Possibly something big like love? Or possibly something boring like stability? Or possibly when it boils down to it, the fact is that its WAY more fun to get deep into life when you have a sidekick to experience it with you. And whatever trouble you get in or goals you do or don't reach or shit that gets thrown your way, its always easier when someone is there to pick you up off the floor or make you laugh or ask you to do the same for them when they need it.
Right now, there's this unbelievably weird and inexplicable idea in our society that the only real and recognized type of sidekick is one that fits into the very specific category of being the opposite gender as you. And it doesn't matter if you've thrown your whole heart and being into someone that doesn't fit this specific requirement and it doesn't matter if you've gone through the work of building a home or adding to your family or helping each other through illness or change in career or extended family gatherings or taking the dog out for walks in -10 degree weather. It doesn't count.
The people who think this way want you to believe that there's a god somewhere that made this rule. That, for whatever reason, this god made us to be *exactly* the way we are but our love for each other doesn't count unless that one little box is checked.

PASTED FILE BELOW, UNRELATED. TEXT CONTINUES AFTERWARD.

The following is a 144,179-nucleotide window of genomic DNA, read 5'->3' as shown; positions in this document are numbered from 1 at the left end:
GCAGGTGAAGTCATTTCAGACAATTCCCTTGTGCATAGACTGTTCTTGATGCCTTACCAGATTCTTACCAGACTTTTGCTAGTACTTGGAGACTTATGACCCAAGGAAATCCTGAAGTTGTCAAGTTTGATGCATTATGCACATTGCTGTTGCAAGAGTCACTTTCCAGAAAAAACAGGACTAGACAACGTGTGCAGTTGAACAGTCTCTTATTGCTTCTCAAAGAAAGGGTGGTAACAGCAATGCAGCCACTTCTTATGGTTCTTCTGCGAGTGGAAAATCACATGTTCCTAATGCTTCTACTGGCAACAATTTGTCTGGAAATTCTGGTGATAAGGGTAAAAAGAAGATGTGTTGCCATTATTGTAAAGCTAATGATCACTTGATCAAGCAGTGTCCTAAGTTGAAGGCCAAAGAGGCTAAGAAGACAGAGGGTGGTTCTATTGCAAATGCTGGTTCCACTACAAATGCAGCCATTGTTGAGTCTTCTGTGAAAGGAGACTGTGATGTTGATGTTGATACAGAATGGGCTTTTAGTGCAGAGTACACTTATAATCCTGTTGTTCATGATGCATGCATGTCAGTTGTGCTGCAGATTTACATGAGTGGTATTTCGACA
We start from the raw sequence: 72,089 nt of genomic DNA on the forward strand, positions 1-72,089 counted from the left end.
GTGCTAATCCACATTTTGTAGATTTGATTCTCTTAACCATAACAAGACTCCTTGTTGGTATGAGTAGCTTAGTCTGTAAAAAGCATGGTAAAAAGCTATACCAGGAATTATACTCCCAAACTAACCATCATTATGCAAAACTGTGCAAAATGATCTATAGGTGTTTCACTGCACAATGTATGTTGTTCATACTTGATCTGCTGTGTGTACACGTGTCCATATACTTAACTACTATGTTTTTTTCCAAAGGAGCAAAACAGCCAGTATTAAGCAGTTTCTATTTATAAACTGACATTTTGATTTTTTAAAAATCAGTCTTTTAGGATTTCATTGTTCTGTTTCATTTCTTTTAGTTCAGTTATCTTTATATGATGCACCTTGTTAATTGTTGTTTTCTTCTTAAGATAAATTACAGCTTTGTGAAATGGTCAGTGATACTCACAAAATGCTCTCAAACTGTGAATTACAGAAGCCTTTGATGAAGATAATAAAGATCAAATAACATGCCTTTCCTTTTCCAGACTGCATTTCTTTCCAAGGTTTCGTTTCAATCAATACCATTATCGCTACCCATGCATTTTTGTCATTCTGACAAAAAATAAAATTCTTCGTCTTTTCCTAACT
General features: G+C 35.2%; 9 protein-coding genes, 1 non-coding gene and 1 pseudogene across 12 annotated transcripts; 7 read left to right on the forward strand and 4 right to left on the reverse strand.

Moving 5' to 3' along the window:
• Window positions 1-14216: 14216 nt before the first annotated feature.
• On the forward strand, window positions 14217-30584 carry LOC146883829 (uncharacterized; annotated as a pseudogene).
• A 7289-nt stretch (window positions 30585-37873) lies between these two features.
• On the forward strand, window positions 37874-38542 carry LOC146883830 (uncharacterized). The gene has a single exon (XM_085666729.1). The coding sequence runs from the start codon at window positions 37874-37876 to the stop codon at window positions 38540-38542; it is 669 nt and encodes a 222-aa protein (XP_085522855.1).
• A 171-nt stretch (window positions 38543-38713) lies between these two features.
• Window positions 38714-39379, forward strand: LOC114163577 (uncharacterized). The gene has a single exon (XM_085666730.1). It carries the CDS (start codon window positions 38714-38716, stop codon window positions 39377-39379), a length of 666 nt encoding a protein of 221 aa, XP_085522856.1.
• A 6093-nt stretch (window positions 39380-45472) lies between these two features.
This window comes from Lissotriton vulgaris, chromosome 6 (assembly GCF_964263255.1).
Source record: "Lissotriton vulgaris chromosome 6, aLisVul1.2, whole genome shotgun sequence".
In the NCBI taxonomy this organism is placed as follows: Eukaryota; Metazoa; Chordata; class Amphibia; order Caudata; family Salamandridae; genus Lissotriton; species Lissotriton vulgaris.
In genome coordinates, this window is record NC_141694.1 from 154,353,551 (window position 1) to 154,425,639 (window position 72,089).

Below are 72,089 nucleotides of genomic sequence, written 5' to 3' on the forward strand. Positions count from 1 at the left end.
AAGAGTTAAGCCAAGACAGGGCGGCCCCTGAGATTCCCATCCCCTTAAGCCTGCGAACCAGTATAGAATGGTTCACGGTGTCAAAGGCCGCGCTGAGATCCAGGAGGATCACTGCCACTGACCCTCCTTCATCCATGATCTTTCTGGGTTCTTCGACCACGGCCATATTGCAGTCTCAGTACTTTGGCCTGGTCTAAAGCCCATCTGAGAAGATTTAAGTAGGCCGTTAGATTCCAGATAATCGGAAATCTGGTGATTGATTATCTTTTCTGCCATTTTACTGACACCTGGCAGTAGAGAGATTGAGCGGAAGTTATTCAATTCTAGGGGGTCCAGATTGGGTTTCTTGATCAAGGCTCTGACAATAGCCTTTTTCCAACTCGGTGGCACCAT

So to those people, I ask-is it worth it to you? Is all the work you do to maintain your household and family, worth what you get from it? Do you feel like if tomorrow brought a layoff notice or a cancer diagnosis or a sudden desire to see the pyramids in person, do you feel like you have someone to back you up? When your kid gets a fever in the middle of the night or needs help with homework or discovers what kinds of things can be done with a book of matches, do you feel like you've got someone to help you share the responsibility of keeping them healthy and guiding them on the right path? If you don't have this, is it something you wish for?
And if any of that is true, can you please explain to me what right you feel you have to deny this to someone else? What authority do you think you have to go into someone's home, point your finger and say "Your family isn't real."?
Because I just don't get it. I don't get how we can possibly think that not only denying someone the equality of recognition when it comes to the shape of their family but *passing into law* something that will *legally* separate a person from their sidekick and their families during the times they need each other the most is in any way acceptable.
This is not a matter of having a difference of opinion or religious belief. It is plain and simple a matter of cruelty. And what I hope more than anything else is that it stops. For the sake of my friends, their families, their love for each other and the already immense amounts of work they put into keeping each other together in this weird, backward society of ours, I hope that it ends. And I hope *if* there continues to be some among us who refuse to recognize the shapes of families that look different from theirs that they keep it to themselves and maybe in some future, see the error of this ridiculous, hateful thinking.